Abused in care, sectioned to a mental health hospital after attempting suicide and homeless for a short time, Mark Edwards had, by his own admission, a terrible start to life.
But that hasn’t stopped the former Spalding Gleed School pupil from dramatically turning things round and he is sharing his story to show others in despairing situations there is hope.
Now a married father of four, ordained in the Anglican Church, Mark (52) holds an MBE for his community work in Barrow-in-Furness where he served for 14 years, and works as a volunteer responder with the ambulance service.
Currently the vicar of St Matthews in the Newcastle Diocese, he was also one of two Northumbria Police chaplains to counsel officers working the Roaul Moat case.
“I was brought up in care from the age of three and left when I was 17, during which I went on a spiral of decline and tried to commit suicide, which resulted in my being sectioned in a mental health hospital,” says Mark.
“After I was discharged I was homeless for a short time, sleeping on the floor of a local church.
“Everyone – even the church – had written me off, but it was at the Chester City Mission where I eventually came to faith through the influence of a godly pastor.
“Unable to find work I started volunteering there and it was during that period I first felt God’s call upon my life.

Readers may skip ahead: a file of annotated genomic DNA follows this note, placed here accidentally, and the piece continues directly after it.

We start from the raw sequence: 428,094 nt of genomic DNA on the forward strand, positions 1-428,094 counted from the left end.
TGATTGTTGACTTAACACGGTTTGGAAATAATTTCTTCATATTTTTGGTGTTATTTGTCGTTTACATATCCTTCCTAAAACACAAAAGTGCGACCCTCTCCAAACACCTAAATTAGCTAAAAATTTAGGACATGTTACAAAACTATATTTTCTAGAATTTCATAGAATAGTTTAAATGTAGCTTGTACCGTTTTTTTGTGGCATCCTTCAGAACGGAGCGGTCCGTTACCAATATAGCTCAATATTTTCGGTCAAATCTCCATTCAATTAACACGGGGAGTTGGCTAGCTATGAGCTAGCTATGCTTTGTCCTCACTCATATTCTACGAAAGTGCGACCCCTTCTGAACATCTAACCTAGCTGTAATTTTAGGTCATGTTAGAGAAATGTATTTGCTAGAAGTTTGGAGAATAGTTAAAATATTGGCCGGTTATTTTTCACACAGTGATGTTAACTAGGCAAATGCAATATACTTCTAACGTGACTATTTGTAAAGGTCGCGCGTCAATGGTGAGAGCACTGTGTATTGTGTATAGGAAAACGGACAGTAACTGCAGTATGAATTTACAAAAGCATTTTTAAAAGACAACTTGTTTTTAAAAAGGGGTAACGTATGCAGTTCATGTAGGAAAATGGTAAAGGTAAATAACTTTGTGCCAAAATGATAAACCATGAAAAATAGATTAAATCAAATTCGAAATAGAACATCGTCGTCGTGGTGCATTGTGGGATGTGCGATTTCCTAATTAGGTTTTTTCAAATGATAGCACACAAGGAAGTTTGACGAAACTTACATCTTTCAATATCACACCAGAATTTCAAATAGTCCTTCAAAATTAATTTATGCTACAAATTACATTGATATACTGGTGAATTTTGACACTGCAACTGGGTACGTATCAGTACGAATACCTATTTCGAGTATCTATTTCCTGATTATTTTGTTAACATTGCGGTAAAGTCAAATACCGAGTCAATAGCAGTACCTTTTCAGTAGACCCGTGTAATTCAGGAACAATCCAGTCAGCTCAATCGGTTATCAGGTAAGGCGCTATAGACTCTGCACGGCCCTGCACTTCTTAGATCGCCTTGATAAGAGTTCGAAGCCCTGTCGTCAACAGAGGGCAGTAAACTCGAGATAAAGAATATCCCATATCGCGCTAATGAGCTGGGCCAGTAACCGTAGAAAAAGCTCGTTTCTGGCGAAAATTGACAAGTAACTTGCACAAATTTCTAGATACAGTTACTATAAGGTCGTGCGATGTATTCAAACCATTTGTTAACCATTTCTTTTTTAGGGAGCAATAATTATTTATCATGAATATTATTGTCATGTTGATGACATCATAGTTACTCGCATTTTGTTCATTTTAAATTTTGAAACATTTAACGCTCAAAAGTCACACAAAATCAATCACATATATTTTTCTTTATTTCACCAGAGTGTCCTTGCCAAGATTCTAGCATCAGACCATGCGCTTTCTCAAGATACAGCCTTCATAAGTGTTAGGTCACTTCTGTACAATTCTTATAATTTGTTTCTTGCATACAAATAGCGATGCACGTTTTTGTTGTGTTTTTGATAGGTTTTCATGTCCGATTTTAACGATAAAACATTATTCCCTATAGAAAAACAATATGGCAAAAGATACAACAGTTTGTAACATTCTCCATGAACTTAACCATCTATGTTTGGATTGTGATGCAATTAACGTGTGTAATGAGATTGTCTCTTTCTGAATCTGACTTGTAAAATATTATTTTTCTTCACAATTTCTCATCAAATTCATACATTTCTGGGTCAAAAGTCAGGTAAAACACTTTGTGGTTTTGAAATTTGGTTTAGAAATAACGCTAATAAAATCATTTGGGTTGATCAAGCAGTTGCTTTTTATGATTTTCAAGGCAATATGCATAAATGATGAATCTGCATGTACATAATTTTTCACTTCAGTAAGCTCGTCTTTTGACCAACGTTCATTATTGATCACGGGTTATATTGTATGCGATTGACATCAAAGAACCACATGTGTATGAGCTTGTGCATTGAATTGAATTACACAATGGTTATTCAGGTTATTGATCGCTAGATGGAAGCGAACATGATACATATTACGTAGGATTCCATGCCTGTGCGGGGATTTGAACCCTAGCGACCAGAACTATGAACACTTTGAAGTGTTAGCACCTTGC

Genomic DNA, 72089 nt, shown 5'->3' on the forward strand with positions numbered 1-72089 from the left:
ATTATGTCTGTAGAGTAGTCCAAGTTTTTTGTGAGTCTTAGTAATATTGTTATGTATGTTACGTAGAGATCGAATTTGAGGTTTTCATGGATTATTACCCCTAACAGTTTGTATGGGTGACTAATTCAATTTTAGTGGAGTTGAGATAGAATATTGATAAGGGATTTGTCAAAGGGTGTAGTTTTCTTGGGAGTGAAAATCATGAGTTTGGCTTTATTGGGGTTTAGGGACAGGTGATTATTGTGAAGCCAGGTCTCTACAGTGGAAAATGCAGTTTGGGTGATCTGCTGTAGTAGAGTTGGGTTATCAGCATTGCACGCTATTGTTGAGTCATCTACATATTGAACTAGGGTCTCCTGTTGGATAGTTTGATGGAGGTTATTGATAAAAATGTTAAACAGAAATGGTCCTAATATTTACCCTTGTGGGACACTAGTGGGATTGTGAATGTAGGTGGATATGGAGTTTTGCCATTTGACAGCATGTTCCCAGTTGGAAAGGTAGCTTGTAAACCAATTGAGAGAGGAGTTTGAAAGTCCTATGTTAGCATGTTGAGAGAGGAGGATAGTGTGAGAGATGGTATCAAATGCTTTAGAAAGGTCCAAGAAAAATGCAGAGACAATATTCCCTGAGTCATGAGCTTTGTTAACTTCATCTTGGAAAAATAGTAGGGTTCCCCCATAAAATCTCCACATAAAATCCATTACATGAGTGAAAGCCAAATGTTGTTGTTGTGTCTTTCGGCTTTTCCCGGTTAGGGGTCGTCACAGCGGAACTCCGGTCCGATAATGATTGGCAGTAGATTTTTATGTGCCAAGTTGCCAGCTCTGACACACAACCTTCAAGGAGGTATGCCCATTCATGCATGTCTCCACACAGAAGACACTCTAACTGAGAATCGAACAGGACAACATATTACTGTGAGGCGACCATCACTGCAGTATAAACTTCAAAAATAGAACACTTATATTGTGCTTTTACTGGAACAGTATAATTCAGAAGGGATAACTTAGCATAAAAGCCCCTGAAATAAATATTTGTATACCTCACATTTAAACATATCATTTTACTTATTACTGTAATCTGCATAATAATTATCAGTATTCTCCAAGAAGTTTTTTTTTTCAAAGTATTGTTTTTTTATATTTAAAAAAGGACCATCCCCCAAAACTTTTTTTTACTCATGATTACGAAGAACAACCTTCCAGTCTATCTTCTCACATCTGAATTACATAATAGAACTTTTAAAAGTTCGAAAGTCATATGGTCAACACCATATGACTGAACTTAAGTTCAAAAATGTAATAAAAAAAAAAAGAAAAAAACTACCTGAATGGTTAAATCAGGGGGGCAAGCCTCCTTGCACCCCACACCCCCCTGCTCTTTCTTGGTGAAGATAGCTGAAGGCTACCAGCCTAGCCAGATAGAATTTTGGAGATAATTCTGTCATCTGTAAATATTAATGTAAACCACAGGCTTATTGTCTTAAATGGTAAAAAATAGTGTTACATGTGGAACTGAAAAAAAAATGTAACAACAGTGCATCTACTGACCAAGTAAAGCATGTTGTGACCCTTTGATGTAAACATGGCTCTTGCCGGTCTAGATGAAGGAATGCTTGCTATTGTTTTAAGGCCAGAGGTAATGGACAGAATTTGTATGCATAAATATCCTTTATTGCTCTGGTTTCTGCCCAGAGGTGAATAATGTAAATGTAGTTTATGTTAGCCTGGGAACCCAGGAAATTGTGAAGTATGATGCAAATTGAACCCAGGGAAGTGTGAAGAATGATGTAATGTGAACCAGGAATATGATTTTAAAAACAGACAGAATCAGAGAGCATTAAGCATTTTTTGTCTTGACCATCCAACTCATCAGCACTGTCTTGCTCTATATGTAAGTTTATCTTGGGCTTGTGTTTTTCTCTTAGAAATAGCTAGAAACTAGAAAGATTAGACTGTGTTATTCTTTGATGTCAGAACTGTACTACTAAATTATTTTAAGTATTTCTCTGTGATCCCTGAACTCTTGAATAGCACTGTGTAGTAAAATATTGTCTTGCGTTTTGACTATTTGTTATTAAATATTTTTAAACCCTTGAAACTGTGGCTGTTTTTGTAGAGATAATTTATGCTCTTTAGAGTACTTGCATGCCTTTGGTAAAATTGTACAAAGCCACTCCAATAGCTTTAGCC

“I just want to give people from my background hope – and say to them ‘you do not have to be a victim’.
“You may have had a difficult start to life, I understand that but there comes a time you have got to take responsibility for yourself.”
Before finding his faith, Mark, who also holds the Queen’s Diamond Jubilee medal for his work volunteering with the emergency services, believed he would end up in prison. To help come to terms with his past he wrote an autobiographical book in 2004 - Tears in the Dark; A Journey of Hope – about his life growing up in care at Ivo Cottage, in Albion Street, Spalding.
He has since written a sequel – Beyond the Collar; Confessions of a Vicar – an honest and humorous look at his life as a clergyman working in a deprived area.
This is self-published on Amazon as a Kindle edition and Mark is currently trying to secure a deal with a mainstream publisher. He also hopes to write a third instalment about his work as police chaplain.
“I’ve had a lot of help and support and my faith has helped. That’s what inspired me to write my story,” he explains.
“I wanted to write something real; what life is really like for a clergyman, doing his best, warts and all.
“I think it will surprise some people, what it’s really like - but I’ve had some good feedback.
“My message is simple – you do not have to be a victim.”